If you are a snow lover, like us, you want El Nino winters.
Remember the blizzard in 2003 around Presidents' Day? And who can forget the winter of 2009-10 that produced 56 inches of snow -- making that our snowiest winter on record. Well forget about it.
What’s winter looking like for this year?
The bottom line is: this winter has a 60 to 65 percent chance of being a weak La Nina winter.
Let’s break it down for you:
Think of these two weather phenomenons as warm ocean water and cold ocean water.
El Nino is the warm phase of the cycle and La Nina is the cold part of the cycle.
It’s the relationship between these two in the Pacific Ocean near the equator that affects the ocean’s water temperatures and in turn has a huge impact on our weather patterns.
These cycles can be really strong, really weak or neutral and they can be the overriding force in our winter and that's why we care about them.
It all starts along the equator in the Pacific Ocean. If the waters are warmer average, we have an El Nino.
If the waters are colder than average, we have a La Nina and a weak La Nina is what we’re expecting this winter.
With a weak La Nina comes below average snowfall throughout the entire Metro area.
We average about 17” of snow downtown but this year we predict the average goes down to 11 inches or so.
Why do weak La Ninas produce so little snow cursing the snow lovers?
It’s because the northern branch of the jet stream gets forced up above the Mid Atlantic taking the storms to our west. That draws up warm air from the south resulting in rain and not snow.
OK. So what does that really mean for snowfall in the DMV?
If the average high for any day in January is 43 degrees but we reach 45 degrees, then technically it’s above average but still chilly.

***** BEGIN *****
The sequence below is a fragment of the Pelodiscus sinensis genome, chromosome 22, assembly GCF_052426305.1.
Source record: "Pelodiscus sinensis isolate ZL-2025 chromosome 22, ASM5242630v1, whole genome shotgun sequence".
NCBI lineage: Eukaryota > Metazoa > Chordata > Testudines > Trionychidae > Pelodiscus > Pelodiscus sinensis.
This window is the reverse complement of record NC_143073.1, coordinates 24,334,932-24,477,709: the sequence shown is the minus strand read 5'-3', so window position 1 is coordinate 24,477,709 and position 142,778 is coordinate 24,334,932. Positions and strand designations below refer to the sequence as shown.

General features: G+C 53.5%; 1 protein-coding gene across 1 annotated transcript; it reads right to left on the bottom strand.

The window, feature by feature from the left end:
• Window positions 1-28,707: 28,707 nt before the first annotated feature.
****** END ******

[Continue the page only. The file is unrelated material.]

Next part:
And if this winter’s weak La Nina gets a stronger, then temperatures could end up a bit warmer.
And what everyone really wants to know, will we have a White Christmas and when do we think the first snow fall or an inch or more will be?
Considering we only have about a 10 percent chance in any given year to see snow here on Christmas, this year we're saying it won’t be a White Christmas.
Remember, that doesn’t mean it has to snow on Christmas Eve or on Christmas Day, but rather just have an inch of snow or more on the ground.
Our last white Christmas was in 2009. Over an inch of snow was on the ground from our leftover blizzard the week before.
We think the first inch or more of snowfall will happen on Friday, January 26th.
Average vs. Predictions
The Metro area doesn't average that much snow per year but we are in a part of the country that can generate the largest snowstorms, Nor’easters.
For example, winter of 2015-16, our area only had four inches of snow, but then the blizzard hit and dropped 17.8 inches at once with two feet in the suburbs.
So while we’re calling for below average snowfall, one big storm can bust up the forecast.
Also with a weak La Nina Winter, we should see slightly above average temperatures.
Topper’s Winter Tips